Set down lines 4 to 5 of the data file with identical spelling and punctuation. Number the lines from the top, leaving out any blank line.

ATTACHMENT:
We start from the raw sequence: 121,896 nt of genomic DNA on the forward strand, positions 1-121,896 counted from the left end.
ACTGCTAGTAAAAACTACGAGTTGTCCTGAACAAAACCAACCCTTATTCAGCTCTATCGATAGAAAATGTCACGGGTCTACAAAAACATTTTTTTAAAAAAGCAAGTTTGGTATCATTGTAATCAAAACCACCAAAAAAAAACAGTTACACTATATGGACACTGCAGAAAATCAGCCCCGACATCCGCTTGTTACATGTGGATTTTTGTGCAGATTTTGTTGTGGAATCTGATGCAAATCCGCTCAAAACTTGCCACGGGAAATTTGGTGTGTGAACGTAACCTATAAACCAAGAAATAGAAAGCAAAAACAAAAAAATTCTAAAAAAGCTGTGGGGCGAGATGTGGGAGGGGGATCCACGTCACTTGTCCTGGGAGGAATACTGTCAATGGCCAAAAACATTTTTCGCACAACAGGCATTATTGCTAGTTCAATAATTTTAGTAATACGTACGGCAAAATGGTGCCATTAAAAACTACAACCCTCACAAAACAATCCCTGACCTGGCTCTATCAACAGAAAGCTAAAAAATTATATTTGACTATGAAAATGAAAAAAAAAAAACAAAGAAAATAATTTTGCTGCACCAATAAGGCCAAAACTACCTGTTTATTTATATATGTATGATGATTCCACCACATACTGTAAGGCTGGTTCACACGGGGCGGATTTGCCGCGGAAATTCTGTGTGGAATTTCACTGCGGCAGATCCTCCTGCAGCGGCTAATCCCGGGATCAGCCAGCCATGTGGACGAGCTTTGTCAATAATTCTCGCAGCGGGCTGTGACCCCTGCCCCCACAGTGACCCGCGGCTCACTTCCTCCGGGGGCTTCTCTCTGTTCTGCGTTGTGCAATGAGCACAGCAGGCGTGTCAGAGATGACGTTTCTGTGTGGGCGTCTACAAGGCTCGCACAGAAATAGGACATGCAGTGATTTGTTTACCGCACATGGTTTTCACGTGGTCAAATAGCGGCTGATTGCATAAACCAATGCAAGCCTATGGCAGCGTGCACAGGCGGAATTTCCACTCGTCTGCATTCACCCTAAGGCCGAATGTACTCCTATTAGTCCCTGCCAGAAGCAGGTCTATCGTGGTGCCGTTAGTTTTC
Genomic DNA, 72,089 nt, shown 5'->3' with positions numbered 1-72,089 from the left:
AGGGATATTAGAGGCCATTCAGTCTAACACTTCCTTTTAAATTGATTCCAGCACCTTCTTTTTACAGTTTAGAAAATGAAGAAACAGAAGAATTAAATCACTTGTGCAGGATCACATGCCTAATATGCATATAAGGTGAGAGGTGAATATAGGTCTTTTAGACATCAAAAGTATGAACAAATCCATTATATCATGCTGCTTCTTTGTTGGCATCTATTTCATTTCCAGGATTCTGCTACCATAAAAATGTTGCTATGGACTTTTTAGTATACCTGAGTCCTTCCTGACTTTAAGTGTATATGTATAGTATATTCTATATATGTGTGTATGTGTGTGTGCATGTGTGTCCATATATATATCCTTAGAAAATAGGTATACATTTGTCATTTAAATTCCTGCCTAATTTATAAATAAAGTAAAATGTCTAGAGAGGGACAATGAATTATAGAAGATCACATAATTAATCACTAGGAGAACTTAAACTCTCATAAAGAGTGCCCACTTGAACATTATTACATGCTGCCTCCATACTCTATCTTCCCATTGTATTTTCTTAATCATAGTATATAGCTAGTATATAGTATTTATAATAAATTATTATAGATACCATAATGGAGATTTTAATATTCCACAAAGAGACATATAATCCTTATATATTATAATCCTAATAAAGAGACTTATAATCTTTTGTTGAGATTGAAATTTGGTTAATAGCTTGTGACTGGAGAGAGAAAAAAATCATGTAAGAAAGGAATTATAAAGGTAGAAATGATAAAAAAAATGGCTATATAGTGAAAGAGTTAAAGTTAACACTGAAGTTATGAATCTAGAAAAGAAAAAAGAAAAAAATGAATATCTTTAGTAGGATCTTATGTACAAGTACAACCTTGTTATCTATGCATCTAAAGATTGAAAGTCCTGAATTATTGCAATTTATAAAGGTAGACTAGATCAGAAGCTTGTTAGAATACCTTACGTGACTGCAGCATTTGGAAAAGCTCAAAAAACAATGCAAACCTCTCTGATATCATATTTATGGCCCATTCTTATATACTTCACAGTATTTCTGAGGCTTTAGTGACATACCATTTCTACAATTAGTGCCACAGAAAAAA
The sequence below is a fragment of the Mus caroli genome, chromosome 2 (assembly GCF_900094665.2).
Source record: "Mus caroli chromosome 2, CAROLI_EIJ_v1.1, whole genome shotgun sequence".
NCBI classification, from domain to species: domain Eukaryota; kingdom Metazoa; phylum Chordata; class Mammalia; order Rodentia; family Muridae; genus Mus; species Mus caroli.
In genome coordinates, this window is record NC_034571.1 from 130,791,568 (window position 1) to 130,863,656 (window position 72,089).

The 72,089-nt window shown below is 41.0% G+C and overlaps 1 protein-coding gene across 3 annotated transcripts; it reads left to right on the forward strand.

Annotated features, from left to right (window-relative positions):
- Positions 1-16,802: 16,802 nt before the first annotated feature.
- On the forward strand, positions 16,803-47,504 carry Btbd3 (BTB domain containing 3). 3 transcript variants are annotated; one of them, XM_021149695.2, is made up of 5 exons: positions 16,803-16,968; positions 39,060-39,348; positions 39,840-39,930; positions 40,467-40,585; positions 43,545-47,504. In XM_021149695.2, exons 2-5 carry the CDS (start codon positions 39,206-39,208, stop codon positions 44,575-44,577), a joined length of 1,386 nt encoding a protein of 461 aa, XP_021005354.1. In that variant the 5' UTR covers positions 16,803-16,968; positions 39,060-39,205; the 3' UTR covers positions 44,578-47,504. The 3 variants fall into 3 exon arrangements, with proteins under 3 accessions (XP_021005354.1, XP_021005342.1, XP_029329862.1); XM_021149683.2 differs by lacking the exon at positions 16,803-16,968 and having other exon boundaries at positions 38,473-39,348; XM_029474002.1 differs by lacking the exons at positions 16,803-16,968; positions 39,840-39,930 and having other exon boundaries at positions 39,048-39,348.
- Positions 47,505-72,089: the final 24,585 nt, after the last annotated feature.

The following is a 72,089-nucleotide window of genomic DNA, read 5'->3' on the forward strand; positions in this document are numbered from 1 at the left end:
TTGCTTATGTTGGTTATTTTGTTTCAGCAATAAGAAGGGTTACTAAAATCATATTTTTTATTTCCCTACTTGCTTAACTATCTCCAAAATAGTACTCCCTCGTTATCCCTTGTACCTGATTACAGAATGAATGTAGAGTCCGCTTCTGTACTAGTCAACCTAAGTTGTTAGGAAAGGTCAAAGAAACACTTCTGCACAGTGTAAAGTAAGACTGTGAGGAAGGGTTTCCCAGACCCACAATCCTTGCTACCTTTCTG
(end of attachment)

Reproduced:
AGGGATATTAGAGGCCATTCAGTCTAACACTTCCTTTTAAATTGATTCCAGCACCTTCTTTTTACAGTTTAGAAAATGAAGAAACAGAAGAATTAAATCACTTGTGCAGGATCACATGCCTAATATGCATATAAGGTGAGAGGTGAATATAGGTCTTTTAGACATCAAAAGTATGAACAAATCCATTATATCATGCTGCTTCTTTGTTGGCATCTATTTCATTTCCAGGATTCTGCTACCATAAAAATGTTGCTATGGACTTTTTAGTATACCTGAGTCCTTCCTGACTTTAAGTGTATATGTATAGTATATTCTATATATGTGTGTATGTGTGTGTGCATGTGTGTCCATATATATATCCTTAGAAAATAGGTATACATTTGTCATTTAAATTCCTGCCTAATTTATAAATAAAGTAAAATGTCTAGAGAGGGACAATGAATTATAGAAGATCACATAATTAATCACTAGGAGAACTTAAACTCTCATAAAGAGTGCCCACTTGAACATTATTACATGCTGCCTCCATACTCTATCTTCCCATTGTATTTTCTTAATCATAGTATATAGCTAGTATATAGTATTTATAATAAATTATTATAGATACCATAATGGAGATTTTAATATTCCACAAAGAGACATATAATCCTTATATATTATAATCCTAATAAAGAGACTTATAATCTTTTGTTGAGATTGAAATTTGGTTAATAGCTTGTGACTGGAGAGAGAAAAAAATCATGTAAGAAAGGAATTATAAAGGTAGAAATGATAAAAAAAATGGCTATATAGTGAAAGAGTTAAAGTTAACACTGAAGTTATGAATCTAGAAAAGAAAAAAGAAAAAAATGAATATCTTTAGTAGGATCTTATGTACAAGTACAACCTTGTTATCTATGCATCTAAAGATTGAAAGTCCTGAATTATTGCAATTTATAAAGGTAGACTAGATCAGAAGCTTGTTAGAATACCTTACGTGACTGCAGCATTTGGAAAAGCTCAAAAAACAATGCAAACCTCTCTGATATCATATTTATGGCCCATTCTTATATACTTCACAGTATTTCTGAGGCTTTAGTGACATACCATTTCTACAATTAGTGCCACAGAAAAAA
The sequence below is a fragment of the Mus caroli genome, chromosome 2 (assembly GCF_900094665.2).